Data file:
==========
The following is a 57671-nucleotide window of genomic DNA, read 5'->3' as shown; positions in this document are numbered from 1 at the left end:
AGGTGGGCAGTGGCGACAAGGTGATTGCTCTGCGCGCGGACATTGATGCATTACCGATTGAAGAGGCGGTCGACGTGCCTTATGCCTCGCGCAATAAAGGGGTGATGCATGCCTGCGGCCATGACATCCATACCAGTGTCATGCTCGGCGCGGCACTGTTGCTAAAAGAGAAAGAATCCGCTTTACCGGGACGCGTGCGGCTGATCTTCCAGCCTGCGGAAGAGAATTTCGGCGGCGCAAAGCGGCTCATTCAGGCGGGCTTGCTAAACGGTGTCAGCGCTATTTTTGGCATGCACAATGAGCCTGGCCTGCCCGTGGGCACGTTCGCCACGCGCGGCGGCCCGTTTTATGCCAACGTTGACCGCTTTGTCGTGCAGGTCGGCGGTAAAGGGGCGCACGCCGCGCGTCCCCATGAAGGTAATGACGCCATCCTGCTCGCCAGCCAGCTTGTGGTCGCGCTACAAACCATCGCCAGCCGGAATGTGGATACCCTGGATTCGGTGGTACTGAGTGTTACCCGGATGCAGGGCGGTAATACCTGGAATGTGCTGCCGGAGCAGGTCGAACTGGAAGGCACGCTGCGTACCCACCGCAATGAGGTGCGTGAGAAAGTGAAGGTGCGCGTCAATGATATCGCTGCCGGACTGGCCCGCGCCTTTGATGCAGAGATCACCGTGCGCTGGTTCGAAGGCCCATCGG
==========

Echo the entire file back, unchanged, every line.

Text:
The following is a 57671-nucleotide window of genomic DNA, read 5'->3' as shown; positions in this document are numbered from 1 at the left end:
AGGTGGGCAGTGGCGACAAGGTGATTGCTCTGCGCGCGGACATTGATGCATTACCGATTGAAGAGGCGGTCGACGTGCCTTATGCCTCGCGCAATAAAGGGGTGATGCATGCCTGCGGCCATGACATCCATACCAGTGTCATGCTCGGCGCGGCACTGTTGCTAAAAGAGAAAGAATCCGCTTTACCGGGACGCGTGCGGCTGATCTTCCAGCCTGCGGAAGAGAATTTCGGCGGCGCAAAGCGGCTCATTCAGGCGGGCTTGCTAAACGGTGTCAGCGCTATTTTTGGCATGCACAATGAGCCTGGCCTGCCCGTGGGCACGTTCGCCACGCGCGGCGGCCCGTTTTATGCCAACGTTGACCGCTTTGTCGTGCAGGTCGGCGGTAAAGGGGCGCACGCCGCGCGTCCCCATGAAGGTAATGACGCCATCCTGCTCGCCAGCCAGCTTGTGGTCGCGCTACAAACCATCGCCAGCCGGAATGTGGATACCCTGGATTCGGTGGTACTGAGTGTTACCCGGATGCAGGGCGGTAATACCTGGAATGTGCTGCCGGAGCAGGTCGAACTGGAAGGCACGCTGCGTACCCACCGCAATGAGGTGCGTGAGAAAGTGAAGGTGCGCGTCAATGATATCGCTGCCGGACTGGCCCGCGCCTTTGATGCAGAGATCACCGTGCGCTGGTTCGAAGGCCCATCGG